Daimler AG and Nokia Oyj settled their dispute over the licensing of wireless technology patents in cars, ending a legal battle that has been been watched beyond the auto industry.
The deal resolves all legal proceedings between the two, including a complaint made by Daimler to the European Commission about Nokia. The companies agreed not to disclose the terms of the pact in a joint statement.
The settlement "is a hugely significant milestone which validates the quality of our patent portfolio, the contribution of Nokia’s R&D to the connected vehicle industry, and the growth opportunities for our automotive licensing program,” Jenni Lukander, president of Nokia Technologies, said in the statement.
Nokia and Daimler locked horns in Germany’s courts last year because the maker of the Mercedes-Benz refused the Finnish company’s demand to pay a lump sum for patents used in its vehicles.
Daimler instead wanted its suppliers to buy the technology from Nokia, which would mean lower fees for the use of the intellectual property.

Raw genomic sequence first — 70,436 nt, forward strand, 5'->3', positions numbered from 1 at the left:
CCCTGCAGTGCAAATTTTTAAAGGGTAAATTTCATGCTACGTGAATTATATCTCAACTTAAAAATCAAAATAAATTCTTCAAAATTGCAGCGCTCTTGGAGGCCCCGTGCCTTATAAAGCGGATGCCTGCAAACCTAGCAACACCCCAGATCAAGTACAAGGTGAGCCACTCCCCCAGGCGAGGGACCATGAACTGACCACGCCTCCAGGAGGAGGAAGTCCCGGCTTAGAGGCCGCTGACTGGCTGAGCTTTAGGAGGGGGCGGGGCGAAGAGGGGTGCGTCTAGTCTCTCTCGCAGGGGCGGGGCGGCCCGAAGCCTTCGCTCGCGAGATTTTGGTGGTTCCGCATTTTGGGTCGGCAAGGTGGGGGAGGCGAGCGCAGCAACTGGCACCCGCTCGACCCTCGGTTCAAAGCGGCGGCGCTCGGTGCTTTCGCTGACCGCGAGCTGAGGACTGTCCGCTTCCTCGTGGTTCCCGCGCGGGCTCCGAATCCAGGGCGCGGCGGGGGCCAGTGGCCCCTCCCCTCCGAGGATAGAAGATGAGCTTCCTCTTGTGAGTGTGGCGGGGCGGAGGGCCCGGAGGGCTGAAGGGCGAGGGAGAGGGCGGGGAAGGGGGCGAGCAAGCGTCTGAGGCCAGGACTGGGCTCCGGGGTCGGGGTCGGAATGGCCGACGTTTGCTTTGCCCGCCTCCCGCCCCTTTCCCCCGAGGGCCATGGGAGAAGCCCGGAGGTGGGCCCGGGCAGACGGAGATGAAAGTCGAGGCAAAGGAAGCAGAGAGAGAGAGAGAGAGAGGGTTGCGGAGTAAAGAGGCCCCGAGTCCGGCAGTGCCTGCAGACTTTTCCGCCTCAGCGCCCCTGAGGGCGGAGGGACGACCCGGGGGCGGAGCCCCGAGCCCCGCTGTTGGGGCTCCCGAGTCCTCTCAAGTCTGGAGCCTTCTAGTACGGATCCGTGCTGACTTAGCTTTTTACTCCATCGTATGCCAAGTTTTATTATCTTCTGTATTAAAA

Modern automobiles are brimming with electronic gadgetry and the industry has casually likened its products to smartphones on wheels because the wireless technology allows occupants to make calls, stream music or dial emergency services in case of an accident. Traditionally, automakers require that parts suppliers like Continental AG handle patent royalty issues and indemnify them for any demands that may come later.
The German litigation last year culminated in a decision by a Dusseldorf court to refer the case to the European Union’s Court of Justice to examine the issue. At that point, Nokia had won two rulings in German courts against Daimler saying the carmaker violated its patents.
"We welcome the settlement — from an economic point of view and because we avoid lengthy disputes, ” Daimler said in a separate statement.
Wireless-technology companies including Qualcomm Inc., Sharp Corp. and Nokia joined forces in the Avanci LLC patent pool, which seeks to collect royalties from the car industry by offering a fixed price per vehicle, currently running at US$15 (RM61.93) a car for a 4G-standard license.
Earlier this year, Nokia also settled a global litigation dispute it had fought against Lenovo Group Ltd. over patents. – Bloomberg